As Glen would say…it’s complicated. We are both at that age where our parents are in the last years, maybe months of their lives. And both of us only have our moms still “with” us.
I read Dorie Greenspan’s blog today. She’s a “culinary guru” according to the NYT and a James Beard award-winning cookbook author. She shared her memories of her mom related to food and cooking. It got me to thinking about my mom in those terms.
My sisters and I have long disparaged my mom’s cooking. Our memories are of meals that included a plate with beef, a vegetable, a potato and a green salad. The meat was always overcooked, the vegetables were frozen and boiled beyond recognition, the potato was baked and the salad might have had a few tomato pieces with the iceburg lettuce and ranch dressing. Now truth be told, this was as much a result of what my dad liked to eat as it was of what my mom liked to cook. It was a different era.
I remember that we NEVER had rice because my dad had eaten it with catsup three meals a day for weeks on end when he was at sea in the Pacific during WWII. “Ethnic” food meant spaghetti and ground beef and that was a treat! We might have had “pepper steak” which was sliced and sauteed round steak with green peppers and served on noodles. This would have been a meal for a Sunday dinner. We had a HUGE treat on Friday nights when my dad worked till 10:00 pm. There was a new McDonald’s around the corner and Mom would buy us each a 25 cent hamburger and fries for the four of us to share. (Thus for $1.25 she fed a family of four.) My sister Chris, says that we watched Rawhide while eating. That was living! (Chris may correct my memory of these much loved Fridays.) Since my dad worked late and we’d had our treat, my mom made my dad his favorite meal when he got home. It was white bread (think Weber’s) slathered with margarine and peanut butter served with a cup of hot cocoa made with Nestle’s powder. He ate this meal every Friday promptly at 10:30 pm. How he didn’t end up with horrible cholesterol, I’ll never know!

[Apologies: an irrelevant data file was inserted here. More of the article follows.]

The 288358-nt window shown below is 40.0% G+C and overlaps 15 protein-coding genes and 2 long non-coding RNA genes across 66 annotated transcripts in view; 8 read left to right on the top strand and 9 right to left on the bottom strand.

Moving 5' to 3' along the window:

Dorie wrote about all the years that she tried to think of even ONE recipe that she got from her mom and she couldn’t think of a single one. She said her mom didn’t cook. She remembered that she served tv dinners like “she was serving us caviar”. (I have a similar recollection. I LOVED the salisbury steak tv dinner or a 10 cent Swanson’s chicken pot pie.) And then poof, one day she remembered…baked apples! Her mom made baked apples for her dad. Her story got me to thinking about my mom. What do I make that I learned from her?
My kids will tell you that a fried hamburger patty, mashed potatoes and a green vegetable is comfort food. I just try not to burn them all. Did I mention that my mom would open the bag of frozen green beans and put them in the pot on the stove with water? She’d turn on the stove and then become distracted until she smelled the burnt beans. We couldn’t afford to throw good food away so she’d pull out the sugar jar and sprinkle sugar on the beans and serve them with a shrug. I can’t eat green beans to this day.
But I digress…I have Mom’s recipe box. It’s full of clipped recipes that I don’t think she ever made. Or recipes carefully written with “Rose” or another friend’s name in the corner. I don’t think she made many of these recipes either. I do make Mom’s Hello Dolly cookies and I have that recipe that she got from the church youth group. They were perfect for her because she just had to open and layer the ingredients. I also make a version of her “tamale pie”. Again, her recipe involves buying frozen 10 cent tamales and layering them with corn and cheese and tomato sauce. I still don’t make beans. I do make rice, but I detest catsup. (Ask Niels about the time he got me a hot dog at an A’s game and put catsup on it. Poor kid is permanently scarred from that experience. It’s a bad-mom-moment story.) And as I am a daddy’s girl…I love peanut butter everything.
And finally, Glen’s mom was a great home cook so I’ll nudge him to write about his memories of his mom’s recipes. While my mom always wondered why her three daughters ended up being decent cooks, Glen absolutely gets his interest and skills from his mom… instead of in spite of her! I can’t wait to hear what my kids say about my cooking…or maybe not!
Mom. Mother. It’s so complicated!